This Mum Perfectly Sums up the Moment her son asked her, “Am I Naughty?”

Jacqueline Wandia

Jacqiueline is a mum residing in Kisumu. She has an experience working with children with autism. With a training in Psychology she loves sharing how behaviourism is a great tool for working with special needs children and for parenting in general.

 

 

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“Am I naughty?” The little boy with dark brown eyes and generous eyelashes would ask every now and then. His asking, was not necessarily related to any misdeeds; he was just trying to make conversation.

At 8 years old, even with cerebral palsy he was the most charming little person you would ever meet. He would look up to you with wide eyes and a warm gap-toothed smile and say “I love your hair” or “I love your nose” and your heart would melt in an instant. However, when he was angry, he would have been a match for the Incredible Hulk. A dark shadow would form around his eyes and the corners of his mouth would be turned up in a scowl. His cheeks seemed to radiate with heat and a swift back hand would be flung at an unsuspecting victim. A kick or two would also be thrown in your direction. Would I say he was naughty? No. You see, children are not naughty. Wait! Before you crucify me, let me finish…. Children are not naughty, I repeat, but children do naughty things.

 

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The fact that children do naughty things is a good thing because those naughty things are behaviours that we can pin point and describe. What is the good news you ask? Behaviour can be changed! At this point, I should drop the mic and walk away but I won’t.

 

Behaviour can be changed because behaviour is learned; ergo, it can be unlearned. The question then is how do we learn positive behaviour and unlearn negative behaviour? The answer is in the consequences. Let me give you a classic example, what would happen if, you said hello to your neighbour and they did not respond? On day one, (depending on your personality) you would excuse your neighbour and say “perhaps he/she woke up on the wrong side of the bed.” But what if the same thing happens for three more days? As much as I would like to believe there are some really patient people from amongst us, I tend to think a majority of us would say “three strikes and you’re out baby!” Conversely, we say hello to people who say hello back because it is reinforcing. When you flash your sunniest smile and get an equally enthusiastic smile, it makes you feel good and you want that moment to replicate itself over and over again.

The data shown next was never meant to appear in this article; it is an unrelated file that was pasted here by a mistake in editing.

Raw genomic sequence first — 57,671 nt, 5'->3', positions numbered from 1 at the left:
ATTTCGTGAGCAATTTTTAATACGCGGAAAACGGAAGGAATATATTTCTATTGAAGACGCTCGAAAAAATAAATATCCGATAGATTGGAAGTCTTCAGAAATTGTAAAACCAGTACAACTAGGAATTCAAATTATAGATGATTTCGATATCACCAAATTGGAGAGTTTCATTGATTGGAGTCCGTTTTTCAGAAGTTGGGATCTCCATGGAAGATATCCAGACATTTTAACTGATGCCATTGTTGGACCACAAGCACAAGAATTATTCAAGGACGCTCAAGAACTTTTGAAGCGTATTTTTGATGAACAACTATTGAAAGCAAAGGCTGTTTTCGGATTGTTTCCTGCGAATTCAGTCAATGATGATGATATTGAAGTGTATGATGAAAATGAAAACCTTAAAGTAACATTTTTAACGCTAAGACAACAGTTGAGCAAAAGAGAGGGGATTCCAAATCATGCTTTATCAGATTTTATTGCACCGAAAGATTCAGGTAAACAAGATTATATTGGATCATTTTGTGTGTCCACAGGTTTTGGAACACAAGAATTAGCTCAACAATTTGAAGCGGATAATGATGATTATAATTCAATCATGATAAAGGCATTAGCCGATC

The same thing applies to children. When a child behaves in a certain way, the consequence of that behaviour determines whether he/she will repeat the behaviour. One of the things I learnt when I was working with children with special needs is that the range of things that can be used as renforcers* for children are as wide as the earth. You have said, “Baraka don’t do that!” with your arched eye brows and your most stern voice (maybe even a yell) so many times and he still does it? Why? There is something that is reinforcing that behaviour and it may be the stern voice with the arched eye brows. Baraka might find it amusing unbeknownst to you. So, what do we do? We shift focus to the positive things our little ones do. As a mother, I can tell you that, that is easier said than done. But we have to try and hopefully we will succeed. This requires that we be proactive and take notice when our children do positive things and make a big deal out of it, nay a huge deal.

 

I am talking about praising your child with intense positive feeling. Think woohoo! Yay! And Hurray!

 

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As we shift our focus to the positive things our kids do it is paramount that we praise the specific behaviour. “Good boy” or “good girl” does not cut the mustard. Instead, go for “hurray, you are sitting so well”; “good tidying your toys” and with hands clapping “well done for finishing your food!” The more your child receives praise for the specific good deed she has done, the more she will want to repeat the deed. It will no doubt feel weird and unnatural the first couple of times you give specific praise but with practice, it will be embedded into your speech. When our children do negative things, we need to correct them without overreacting. Like I said, the range of reinforcers is very wide and some children just love the attention that comes with mummy breathing fire over their misdeeds. The child is probably thinking (unconsciously) “the only time I get such strong emotion is when mummy is upset so let’s do this again.” On the other hand, if the negative deeds get a negative consequence with neutral emotion, then the allure of repeating the misdeed will dissipate.

 

In conclusion, your child is not naughty, they just engage in naughty behaviour. Behaviour can be learned or unlearned through positive or negative consequences. We need to focus on our children’s positive behaviour and give lots of specific praise when it occurs. And finally, let’s not give too much attention to negative behaviour because negative attention is still attention. So let us praise our children into behaving better.  

 

Jacqeline Josiah.

(@misswandia).

*reinforcer – an object or action that causes a behaviour to occur again.

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